Hosts of these pop-ups do most of the heavy lifting. In addition to providing the space, the company handles all of the ADA compliances, logistics and legal aspects, says Dexter. Harry’s Pizzeria is in its third season of “Chef Pop-Up Dinners.” With a number of events under its belt, The Genuine Hospitality Group has gotten all the steps down cold, from interviewing the chef ahead of time on food needs, to selling tickets through a service, to reorganizing the restaurant space and furniture for the events.


Tips of the trade

Here are some tips for putting on successful pop-ups:

Sell tickets ahead of time to take the guesswork out of who will show up. “People already make the commitment,” says Jackie Sayet of The Genuine Hospitality Group. There are companies that take care of online ticket sales for a fee.

Price the meal wisely. The Genuine Hospitality Group charges guests a flat fee of $150 for all pop-up dinners held at Harry’s Pizzeria. Prices for Element Collective’s events vary depending on the style. The company works with the chef on pricing, so that the chef’s takeaway is between 15 and 20 percent of ticket sales.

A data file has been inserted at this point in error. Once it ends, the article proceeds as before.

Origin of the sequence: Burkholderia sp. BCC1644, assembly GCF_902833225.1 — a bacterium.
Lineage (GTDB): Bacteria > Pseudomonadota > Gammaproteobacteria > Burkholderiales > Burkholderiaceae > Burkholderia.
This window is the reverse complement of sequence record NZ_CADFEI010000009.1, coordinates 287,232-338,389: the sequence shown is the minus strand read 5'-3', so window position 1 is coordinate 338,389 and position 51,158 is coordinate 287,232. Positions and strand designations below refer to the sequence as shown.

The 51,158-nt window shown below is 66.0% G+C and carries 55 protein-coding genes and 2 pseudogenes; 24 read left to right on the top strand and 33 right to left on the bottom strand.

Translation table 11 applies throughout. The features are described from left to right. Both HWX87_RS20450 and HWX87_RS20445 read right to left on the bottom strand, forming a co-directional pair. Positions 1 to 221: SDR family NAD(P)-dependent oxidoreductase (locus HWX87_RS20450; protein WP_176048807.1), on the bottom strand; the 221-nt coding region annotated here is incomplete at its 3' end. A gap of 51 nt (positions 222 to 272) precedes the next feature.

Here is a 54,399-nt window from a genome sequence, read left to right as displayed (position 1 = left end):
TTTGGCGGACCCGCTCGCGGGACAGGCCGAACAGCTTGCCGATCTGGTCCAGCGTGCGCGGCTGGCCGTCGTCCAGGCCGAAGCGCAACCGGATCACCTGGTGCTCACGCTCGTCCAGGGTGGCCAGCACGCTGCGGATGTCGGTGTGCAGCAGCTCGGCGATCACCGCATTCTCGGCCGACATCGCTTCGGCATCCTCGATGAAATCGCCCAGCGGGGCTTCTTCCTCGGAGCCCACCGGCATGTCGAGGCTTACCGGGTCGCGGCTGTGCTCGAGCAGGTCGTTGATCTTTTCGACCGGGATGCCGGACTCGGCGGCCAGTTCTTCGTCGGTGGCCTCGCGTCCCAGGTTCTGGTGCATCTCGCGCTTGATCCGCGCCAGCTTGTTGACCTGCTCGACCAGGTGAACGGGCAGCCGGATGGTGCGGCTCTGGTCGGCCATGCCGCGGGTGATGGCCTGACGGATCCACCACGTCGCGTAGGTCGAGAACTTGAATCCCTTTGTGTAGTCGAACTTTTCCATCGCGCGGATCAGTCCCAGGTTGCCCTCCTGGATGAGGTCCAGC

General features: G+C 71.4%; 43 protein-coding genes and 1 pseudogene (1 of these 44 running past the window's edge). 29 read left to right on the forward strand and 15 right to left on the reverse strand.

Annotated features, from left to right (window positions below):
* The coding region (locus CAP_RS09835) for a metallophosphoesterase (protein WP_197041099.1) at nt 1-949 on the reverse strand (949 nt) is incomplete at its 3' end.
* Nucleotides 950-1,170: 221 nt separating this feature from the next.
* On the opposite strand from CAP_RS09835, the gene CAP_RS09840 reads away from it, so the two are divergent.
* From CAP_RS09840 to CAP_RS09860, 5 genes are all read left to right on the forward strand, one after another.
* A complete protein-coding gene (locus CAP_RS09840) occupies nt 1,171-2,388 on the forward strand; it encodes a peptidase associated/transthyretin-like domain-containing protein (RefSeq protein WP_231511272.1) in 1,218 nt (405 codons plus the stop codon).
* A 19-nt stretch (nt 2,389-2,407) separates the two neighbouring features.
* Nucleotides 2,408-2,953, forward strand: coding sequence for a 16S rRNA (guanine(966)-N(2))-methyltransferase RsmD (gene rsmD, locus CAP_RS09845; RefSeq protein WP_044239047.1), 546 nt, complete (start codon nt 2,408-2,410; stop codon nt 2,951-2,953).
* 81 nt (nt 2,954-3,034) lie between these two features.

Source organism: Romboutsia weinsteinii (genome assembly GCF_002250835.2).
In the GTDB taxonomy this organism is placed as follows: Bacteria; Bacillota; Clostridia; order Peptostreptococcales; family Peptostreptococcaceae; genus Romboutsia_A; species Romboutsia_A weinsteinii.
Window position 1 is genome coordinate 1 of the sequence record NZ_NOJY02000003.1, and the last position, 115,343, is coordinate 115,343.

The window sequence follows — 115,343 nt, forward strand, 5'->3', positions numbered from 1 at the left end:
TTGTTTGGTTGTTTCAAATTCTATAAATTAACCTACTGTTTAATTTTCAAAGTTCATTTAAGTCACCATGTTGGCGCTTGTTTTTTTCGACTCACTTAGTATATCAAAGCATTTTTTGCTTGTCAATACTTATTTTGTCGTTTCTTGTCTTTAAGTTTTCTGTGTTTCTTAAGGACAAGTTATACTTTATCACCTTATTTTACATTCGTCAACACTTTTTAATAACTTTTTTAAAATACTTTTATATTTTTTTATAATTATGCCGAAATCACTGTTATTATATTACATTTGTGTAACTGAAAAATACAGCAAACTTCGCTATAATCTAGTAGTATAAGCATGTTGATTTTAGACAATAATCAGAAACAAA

Use social media to find extra staff. “We used a mix of our team and volunteers we found via Twitter,” says chef Graham Elliot Bowles on staffing his pop-up at Chicago music festival Lollapalooza. “[It’s] amazing how many people want to help out and be part of the party,” he says.

Master the timing. Many pop-ups do only one seating, so chefs must be prepared to serve all the diners at once. In that case, it’s key that the line is adequately equipped with heat lamps and other prep equipment to accommodate service, says Chris Dexter of Element Collective.